The real estate market in New York City is one of the toughest in the world. AllDay Industry recommends hiring a hospitality-focused broker to help you navigate the market.
An experienced real estate broker is a crucial part of your opening team. A good broker will have the market knowledge and understanding to manage your search efficiently and will save you crucial time wandering the streets to find availabilities. When looking for a broker, Steve Rappaport of Sinvin Real Estate Brokerage, suggests finding a broker that has extensive hospitality experience as the needs of a restaurant differ from other commercial spaces. “You should find a specialist in the hospitality industry,” said Steve. “Just like you wouldn’t go to a neurologist if you had cardiovascular issues, you should make sure you find a specialist with the right experience for your needs.”
One of the first steps of finding the space for your concept is to sit down and have a realistic conversation about your expectations with your broker. “Your broker needs to understand your budget as well as your constraints,” said Steve. Brokers also want to know that you are serious about moving forward which, aside from a solid business plan, includes the necessary capital to cover the security deposit, legal fees, buildout and about six months of operating expenses.
Although a broker may represent a prospective tenant or landlord, the fees involved are almost always paid for by the landlord for Manhattan properties, making the decision to hire a broker easy in the borough. Jeffrey Starin of Stareal Group Real Estate Brokerage, who focuses his business in Brooklyn has had a different experience with broker fees. “I’ve found the reverse true in Brooklyn. If they are buying an existing restaurant, then the person paying the fees to the broker is usually the seller of the business, not the landlord,” said Jeffrey. “If the customer – the tenant – is a big-name operator or chain, or as we say a ‘credit tenant’ meaning their presence in the building will increase the landlord’s creditworthiness, then the landlord will certainly pay the fees, even in Brooklyn. But most small or medium or even large-scale restaurateurs don’t have the clout of a chain, so the landlords expect the tenant to pay brokerage fees in Brooklyn. In the end it’s always a negotiation, but Manhattan differs from Brooklyn in significant ways on the path for a restaurant’s success.”
A real estate search time can vary by the nature of the concept, but on average it will take at least six to nine months from checking out listings to getting the keys. If a prospective tenant is dead set on a neighborhood or type of space, it can greatly increase the search time so having a bit of flexibility is important. “The real estate search is about refining your needs and making compromises. It is important to be flexible” said Steve. Often people have a specific concept in mind and are a bit blinded as they look for the perfect space, leading to a much longer search time.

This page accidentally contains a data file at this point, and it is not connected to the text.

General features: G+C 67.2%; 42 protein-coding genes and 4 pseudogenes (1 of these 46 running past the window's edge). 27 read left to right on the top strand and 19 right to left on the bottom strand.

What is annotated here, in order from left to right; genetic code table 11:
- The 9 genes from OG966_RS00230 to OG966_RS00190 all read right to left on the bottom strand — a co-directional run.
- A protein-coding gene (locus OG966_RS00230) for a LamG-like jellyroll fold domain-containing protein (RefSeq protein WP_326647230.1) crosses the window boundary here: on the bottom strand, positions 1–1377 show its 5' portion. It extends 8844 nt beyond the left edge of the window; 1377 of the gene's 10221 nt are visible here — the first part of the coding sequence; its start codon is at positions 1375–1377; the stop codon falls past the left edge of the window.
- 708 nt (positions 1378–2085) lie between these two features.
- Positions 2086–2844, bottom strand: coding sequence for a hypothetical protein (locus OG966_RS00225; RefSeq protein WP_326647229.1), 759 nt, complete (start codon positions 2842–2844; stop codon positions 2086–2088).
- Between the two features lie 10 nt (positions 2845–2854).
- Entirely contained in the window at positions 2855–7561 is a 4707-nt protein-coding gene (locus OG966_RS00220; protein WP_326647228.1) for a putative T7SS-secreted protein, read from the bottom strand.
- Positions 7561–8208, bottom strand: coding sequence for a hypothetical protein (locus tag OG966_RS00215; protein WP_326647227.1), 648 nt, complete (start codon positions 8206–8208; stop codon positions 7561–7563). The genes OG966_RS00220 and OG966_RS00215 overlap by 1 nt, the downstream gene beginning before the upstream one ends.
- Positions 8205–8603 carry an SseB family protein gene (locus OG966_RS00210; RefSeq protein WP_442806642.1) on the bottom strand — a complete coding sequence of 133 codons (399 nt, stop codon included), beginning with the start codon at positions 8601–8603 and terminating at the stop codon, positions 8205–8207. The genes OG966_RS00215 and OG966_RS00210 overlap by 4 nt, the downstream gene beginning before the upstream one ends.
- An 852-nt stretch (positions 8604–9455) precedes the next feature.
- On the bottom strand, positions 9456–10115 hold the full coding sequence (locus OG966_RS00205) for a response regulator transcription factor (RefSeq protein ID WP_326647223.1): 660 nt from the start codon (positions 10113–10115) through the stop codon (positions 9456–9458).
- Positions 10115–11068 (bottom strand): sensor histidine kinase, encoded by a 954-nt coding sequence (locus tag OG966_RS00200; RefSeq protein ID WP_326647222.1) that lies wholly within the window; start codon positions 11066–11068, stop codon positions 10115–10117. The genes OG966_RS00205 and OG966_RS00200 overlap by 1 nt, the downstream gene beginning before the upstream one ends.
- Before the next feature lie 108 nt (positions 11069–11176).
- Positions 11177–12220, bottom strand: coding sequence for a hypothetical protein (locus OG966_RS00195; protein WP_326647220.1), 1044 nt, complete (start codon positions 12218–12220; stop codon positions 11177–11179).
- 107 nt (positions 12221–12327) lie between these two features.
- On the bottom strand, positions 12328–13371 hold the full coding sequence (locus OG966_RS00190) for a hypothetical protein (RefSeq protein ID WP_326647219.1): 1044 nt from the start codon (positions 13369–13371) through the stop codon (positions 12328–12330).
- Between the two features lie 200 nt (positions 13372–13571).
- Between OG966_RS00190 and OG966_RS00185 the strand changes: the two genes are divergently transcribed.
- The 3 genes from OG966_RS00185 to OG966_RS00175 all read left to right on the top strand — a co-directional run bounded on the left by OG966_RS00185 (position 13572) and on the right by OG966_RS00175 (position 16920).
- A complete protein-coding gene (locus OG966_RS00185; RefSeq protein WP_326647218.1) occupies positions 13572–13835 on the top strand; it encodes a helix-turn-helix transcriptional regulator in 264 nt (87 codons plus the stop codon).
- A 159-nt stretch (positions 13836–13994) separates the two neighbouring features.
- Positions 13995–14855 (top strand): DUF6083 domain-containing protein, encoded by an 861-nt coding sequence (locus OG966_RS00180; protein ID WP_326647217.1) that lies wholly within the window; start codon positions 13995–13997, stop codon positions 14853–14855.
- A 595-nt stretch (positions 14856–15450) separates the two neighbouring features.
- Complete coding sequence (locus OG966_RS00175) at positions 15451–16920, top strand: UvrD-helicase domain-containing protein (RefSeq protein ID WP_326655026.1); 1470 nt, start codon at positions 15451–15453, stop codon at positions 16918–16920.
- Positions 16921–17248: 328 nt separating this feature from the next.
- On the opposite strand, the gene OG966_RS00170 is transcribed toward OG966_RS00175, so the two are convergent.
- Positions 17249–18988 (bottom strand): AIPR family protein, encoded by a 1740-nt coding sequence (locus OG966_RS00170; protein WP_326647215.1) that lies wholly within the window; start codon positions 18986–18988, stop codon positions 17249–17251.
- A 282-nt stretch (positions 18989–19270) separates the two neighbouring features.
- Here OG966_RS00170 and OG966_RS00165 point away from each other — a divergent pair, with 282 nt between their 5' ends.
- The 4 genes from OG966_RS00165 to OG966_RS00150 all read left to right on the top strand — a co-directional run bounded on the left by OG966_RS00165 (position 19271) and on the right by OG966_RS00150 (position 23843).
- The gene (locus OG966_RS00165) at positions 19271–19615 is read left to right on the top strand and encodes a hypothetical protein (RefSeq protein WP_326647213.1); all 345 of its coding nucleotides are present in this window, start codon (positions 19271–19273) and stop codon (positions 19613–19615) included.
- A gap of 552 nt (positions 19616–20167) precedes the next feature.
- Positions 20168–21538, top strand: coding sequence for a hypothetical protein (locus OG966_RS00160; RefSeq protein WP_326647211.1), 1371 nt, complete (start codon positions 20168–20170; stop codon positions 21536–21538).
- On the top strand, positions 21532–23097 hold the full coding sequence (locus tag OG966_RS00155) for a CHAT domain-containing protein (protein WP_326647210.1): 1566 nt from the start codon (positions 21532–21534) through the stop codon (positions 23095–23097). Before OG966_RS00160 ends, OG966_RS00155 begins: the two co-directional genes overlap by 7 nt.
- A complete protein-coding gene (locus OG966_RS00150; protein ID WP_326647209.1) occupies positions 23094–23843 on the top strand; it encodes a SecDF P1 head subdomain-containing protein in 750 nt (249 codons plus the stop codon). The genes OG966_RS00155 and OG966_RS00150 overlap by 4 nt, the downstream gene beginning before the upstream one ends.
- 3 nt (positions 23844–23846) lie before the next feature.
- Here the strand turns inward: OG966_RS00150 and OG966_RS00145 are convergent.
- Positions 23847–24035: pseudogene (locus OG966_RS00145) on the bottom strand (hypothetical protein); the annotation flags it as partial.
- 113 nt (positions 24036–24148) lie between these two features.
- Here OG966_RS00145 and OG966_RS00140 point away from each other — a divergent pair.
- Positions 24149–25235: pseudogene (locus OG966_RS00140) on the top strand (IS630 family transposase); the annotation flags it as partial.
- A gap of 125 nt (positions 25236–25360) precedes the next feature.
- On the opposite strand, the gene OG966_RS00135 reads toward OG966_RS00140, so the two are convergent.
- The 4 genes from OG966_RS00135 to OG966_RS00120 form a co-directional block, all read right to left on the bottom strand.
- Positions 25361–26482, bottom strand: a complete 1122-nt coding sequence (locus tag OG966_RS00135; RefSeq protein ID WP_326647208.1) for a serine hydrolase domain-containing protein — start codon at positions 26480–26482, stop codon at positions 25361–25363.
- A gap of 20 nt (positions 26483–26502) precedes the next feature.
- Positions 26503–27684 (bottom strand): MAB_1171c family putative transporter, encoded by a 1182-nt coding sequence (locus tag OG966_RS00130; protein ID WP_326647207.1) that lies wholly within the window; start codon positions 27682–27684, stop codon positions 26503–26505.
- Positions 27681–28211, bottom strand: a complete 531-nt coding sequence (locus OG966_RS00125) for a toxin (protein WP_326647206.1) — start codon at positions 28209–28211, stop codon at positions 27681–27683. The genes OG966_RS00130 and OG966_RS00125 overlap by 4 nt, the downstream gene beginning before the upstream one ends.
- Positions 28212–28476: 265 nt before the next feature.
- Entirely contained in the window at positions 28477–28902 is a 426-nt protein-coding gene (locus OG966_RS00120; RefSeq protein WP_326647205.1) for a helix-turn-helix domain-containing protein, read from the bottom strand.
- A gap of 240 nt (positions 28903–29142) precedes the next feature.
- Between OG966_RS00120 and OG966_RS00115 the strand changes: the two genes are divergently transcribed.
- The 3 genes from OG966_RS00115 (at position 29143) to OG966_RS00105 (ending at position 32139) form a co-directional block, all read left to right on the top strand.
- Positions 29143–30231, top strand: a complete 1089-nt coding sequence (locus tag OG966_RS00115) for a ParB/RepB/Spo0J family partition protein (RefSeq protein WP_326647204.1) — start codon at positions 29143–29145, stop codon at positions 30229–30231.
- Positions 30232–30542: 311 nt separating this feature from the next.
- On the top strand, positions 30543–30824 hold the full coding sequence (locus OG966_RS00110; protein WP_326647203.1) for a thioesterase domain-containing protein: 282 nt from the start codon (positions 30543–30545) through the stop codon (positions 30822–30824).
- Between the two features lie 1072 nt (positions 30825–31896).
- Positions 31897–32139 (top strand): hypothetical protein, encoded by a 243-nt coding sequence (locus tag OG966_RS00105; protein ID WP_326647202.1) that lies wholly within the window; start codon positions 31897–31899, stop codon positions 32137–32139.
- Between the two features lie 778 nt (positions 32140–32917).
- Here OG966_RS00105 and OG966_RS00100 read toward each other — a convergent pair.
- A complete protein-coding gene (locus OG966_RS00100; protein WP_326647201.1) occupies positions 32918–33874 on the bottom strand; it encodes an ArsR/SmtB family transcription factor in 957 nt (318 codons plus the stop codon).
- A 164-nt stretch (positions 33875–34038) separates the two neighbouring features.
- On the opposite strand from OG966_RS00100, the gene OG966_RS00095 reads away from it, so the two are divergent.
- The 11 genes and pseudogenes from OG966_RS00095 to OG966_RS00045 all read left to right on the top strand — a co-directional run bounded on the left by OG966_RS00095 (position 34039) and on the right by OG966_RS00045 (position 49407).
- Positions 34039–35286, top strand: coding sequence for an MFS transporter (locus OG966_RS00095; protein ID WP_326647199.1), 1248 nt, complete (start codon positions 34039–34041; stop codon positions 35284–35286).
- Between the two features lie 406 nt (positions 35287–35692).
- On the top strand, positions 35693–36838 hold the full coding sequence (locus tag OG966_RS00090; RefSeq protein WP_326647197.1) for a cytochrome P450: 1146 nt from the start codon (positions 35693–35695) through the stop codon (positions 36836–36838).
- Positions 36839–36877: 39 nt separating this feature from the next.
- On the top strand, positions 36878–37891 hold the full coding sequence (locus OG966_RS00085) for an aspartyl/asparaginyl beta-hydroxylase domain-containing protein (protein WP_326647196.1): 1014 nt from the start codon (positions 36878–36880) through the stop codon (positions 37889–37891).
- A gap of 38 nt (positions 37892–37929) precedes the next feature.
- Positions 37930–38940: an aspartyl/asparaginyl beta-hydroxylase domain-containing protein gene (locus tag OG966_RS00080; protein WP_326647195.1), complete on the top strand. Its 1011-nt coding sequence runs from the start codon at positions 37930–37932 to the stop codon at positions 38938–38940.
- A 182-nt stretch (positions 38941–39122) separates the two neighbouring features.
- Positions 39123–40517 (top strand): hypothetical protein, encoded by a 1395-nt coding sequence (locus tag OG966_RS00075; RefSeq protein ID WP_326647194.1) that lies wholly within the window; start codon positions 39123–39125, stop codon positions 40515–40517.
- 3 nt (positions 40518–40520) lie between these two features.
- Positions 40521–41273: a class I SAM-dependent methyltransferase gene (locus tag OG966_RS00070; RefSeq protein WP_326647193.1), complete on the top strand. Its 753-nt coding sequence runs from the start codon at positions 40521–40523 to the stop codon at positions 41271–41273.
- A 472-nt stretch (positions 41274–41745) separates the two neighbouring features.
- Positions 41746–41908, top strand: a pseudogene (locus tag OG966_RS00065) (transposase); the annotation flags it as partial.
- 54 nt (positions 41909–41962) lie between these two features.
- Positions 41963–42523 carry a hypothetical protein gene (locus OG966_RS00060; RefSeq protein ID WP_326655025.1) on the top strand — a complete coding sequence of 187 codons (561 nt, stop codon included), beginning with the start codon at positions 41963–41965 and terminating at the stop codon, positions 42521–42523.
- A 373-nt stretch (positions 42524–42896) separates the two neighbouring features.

Steve also recommends looking for the smallest amount of space that will fit your concept. “You’re paying a premium in New York for every square foot so make sure you’re not getting more than you need,” said Steve.
Jeffrey recommends doing your own due diligence on prospective landlords by doing a simple Google search or through landlord look up services. This background research can help you avoid signing a deal with a known problematic landlord. Additionally, your broker should be able to advise you regarding poor landlords.
A broker’s impact can be felt when it comes to finalizing a lease with a landlord. When it comes to lease options, Steve recommends that a tenant ask for the longest lease possible. It is common to secure a 10 to 15-year lease with a 5-year option. If you create a successful business, you should enjoy the fruits of your labor before your costs inevitably increase. Jeffrey suggests asking for what is commonly known as a “good guy clause” in your lease. If you’ve been a good tenant over the years, the clause should allow you to get out of a long-term lease without penalties if you pay your rent until you vacate and leave the premises clean. If your business fails or substantially changes, it will help you move on.
It never hurts to ask for some concessions from the landlord, including requesting a few months of free rent during your buildout and reasonable yearly rent increases of about 3%. Though a landlord may not agree to multiple free months of rent in a year, you can always ask for a free month for rent for years two or three of a lease. For Manhattan properties, it is also reasonable to ask a landlord to cover building costs or major repairs like an electricity upgrade as that will be a permanent fixture to the space if your restaurant eventually moves out. In Brooklyn, though, concessions may be harder to attain. “I can say I’ve never seen a landlord in Brooklyn cover any costs of build-out that affect the tenant. Most landlords provide the space “as is” and it’s the tenants responsibility to upgrade” said Jeffrey. Of course, remember that it is a negotiation. “A good deal leaves neither party 100% happy” said Jeffrey.
AllDay Industry has the experience and the network to help you develop your concept from any stage of development. From finding the perfect space, hiring the right executive chef, or developing architectural plans, our team will act as your primary consultant to connect you to some of the best talent in the hospitality industry.
To learn more, feel free reach out to Jeffrey Starin of Stareal Group Real Estate Brokerage and Steve Rappaport of Sinvin Real Estate Brokerage or contact AllDay Industry at 212.346.0606 or firstname.lastname@example.org.